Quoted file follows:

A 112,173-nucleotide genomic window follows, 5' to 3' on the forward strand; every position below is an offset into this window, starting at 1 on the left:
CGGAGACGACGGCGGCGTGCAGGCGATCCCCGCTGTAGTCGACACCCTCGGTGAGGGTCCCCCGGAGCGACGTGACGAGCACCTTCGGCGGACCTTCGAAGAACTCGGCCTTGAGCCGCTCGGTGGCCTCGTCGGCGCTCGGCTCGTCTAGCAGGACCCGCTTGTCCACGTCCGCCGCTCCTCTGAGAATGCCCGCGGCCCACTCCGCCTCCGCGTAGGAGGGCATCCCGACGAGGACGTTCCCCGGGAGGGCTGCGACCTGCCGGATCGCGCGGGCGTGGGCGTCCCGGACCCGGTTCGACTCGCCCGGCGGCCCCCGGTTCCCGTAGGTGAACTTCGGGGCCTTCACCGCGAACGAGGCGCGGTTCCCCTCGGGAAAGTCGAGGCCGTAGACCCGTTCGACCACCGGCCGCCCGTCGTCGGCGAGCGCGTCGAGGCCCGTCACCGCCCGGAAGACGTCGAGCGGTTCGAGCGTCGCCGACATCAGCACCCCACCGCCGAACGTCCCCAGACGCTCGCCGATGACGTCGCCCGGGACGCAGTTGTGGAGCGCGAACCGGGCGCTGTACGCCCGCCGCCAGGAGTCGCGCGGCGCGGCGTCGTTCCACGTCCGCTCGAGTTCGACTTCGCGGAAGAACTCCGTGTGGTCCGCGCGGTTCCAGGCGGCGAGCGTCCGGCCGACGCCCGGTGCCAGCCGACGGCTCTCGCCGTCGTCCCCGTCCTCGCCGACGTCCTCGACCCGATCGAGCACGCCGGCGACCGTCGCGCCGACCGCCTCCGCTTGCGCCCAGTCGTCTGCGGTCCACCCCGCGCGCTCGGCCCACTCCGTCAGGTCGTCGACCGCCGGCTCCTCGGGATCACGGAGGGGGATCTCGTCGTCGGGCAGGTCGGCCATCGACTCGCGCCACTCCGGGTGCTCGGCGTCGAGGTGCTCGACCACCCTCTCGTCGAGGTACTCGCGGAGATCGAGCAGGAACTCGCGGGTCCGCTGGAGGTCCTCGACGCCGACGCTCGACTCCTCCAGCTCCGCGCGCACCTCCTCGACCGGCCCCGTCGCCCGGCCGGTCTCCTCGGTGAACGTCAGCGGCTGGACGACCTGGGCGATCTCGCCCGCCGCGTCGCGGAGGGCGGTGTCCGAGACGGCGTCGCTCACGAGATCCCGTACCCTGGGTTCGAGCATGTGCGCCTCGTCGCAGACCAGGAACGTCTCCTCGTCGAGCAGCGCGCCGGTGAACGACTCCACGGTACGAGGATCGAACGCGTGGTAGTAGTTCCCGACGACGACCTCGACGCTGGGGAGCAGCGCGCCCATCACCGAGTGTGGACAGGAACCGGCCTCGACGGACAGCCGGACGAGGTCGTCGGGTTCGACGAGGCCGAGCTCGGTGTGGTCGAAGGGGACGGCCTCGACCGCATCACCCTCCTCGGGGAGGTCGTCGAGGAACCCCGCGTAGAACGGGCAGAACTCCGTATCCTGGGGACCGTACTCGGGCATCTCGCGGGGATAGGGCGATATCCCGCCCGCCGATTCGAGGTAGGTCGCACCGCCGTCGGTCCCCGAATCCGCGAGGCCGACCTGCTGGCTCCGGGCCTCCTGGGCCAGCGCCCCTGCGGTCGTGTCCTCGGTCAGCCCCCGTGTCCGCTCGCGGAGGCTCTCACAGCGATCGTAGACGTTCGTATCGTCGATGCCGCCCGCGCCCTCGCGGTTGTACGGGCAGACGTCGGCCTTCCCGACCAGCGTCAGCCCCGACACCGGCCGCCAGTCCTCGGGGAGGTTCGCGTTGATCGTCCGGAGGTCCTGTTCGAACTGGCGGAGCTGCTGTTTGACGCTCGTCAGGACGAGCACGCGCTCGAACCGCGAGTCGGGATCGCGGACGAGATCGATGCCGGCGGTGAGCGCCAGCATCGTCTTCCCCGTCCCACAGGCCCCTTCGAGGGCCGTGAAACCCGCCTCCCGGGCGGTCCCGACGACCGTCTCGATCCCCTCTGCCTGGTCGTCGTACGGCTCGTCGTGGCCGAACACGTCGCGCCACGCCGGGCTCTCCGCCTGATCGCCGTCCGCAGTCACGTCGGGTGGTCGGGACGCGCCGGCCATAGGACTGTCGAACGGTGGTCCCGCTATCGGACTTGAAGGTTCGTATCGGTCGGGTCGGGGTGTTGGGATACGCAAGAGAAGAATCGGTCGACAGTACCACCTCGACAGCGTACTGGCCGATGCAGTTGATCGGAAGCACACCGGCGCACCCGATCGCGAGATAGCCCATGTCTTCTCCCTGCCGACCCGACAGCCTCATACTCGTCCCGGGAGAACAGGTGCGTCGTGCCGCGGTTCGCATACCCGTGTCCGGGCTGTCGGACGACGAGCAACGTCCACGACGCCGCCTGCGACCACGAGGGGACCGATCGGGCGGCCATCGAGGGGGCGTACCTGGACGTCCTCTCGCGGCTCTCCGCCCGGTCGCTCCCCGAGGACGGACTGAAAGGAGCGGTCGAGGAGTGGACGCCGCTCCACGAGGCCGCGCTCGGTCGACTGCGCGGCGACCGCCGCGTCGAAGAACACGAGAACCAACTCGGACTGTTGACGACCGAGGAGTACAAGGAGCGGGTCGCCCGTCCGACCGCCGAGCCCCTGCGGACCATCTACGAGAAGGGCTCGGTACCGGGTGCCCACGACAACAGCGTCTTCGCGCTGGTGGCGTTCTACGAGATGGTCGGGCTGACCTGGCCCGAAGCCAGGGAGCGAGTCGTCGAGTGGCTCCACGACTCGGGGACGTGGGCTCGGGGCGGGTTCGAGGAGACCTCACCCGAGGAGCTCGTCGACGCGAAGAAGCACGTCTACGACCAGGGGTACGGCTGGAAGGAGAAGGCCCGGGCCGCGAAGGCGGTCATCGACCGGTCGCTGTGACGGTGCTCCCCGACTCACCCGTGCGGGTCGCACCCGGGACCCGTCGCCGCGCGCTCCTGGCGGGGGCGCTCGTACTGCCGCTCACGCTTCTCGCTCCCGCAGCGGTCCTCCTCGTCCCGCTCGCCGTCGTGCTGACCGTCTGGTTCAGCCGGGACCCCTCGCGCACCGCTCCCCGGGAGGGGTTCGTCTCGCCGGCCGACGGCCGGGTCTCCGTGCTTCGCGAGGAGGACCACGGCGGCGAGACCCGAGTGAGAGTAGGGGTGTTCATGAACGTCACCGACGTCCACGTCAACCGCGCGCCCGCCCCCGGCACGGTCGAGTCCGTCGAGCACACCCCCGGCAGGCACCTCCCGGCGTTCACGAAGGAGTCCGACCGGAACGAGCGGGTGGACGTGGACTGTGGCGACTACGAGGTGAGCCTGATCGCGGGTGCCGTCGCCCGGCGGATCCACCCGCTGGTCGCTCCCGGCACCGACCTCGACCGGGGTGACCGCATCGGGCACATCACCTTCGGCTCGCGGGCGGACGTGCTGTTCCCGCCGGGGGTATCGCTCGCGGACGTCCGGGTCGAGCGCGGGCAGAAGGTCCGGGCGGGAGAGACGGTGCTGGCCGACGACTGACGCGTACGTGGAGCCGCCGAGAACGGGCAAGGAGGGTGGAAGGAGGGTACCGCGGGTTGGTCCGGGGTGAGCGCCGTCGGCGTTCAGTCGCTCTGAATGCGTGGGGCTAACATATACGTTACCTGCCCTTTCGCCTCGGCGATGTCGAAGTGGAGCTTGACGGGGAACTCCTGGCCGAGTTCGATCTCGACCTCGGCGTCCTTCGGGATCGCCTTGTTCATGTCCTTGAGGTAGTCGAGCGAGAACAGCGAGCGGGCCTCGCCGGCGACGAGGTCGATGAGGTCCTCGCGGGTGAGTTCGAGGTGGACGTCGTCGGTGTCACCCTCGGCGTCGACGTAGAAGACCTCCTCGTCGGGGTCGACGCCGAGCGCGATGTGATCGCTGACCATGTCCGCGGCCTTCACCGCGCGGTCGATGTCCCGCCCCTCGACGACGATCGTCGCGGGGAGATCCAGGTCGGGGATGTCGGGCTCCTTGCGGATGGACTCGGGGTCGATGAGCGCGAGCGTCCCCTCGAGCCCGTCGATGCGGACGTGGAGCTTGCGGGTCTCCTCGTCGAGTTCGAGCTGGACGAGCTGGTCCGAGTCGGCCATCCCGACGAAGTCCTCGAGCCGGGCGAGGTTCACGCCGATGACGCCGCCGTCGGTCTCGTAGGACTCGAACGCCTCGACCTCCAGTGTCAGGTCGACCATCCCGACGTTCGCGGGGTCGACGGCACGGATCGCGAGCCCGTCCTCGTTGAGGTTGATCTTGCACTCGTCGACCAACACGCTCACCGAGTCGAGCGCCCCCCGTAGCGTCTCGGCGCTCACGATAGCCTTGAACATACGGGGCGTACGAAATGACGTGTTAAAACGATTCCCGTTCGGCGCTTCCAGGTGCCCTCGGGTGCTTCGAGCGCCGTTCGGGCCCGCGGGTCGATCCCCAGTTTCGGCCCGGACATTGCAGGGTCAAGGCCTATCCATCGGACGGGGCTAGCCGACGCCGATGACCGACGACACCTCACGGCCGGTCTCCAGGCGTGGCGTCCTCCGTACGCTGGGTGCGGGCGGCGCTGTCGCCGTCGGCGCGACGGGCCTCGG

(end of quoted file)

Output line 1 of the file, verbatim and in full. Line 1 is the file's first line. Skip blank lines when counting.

A 112,173-nucleotide genomic window follows, 5' to 3' on the forward strand; every position below is an offset into this window, starting at 1 on the left: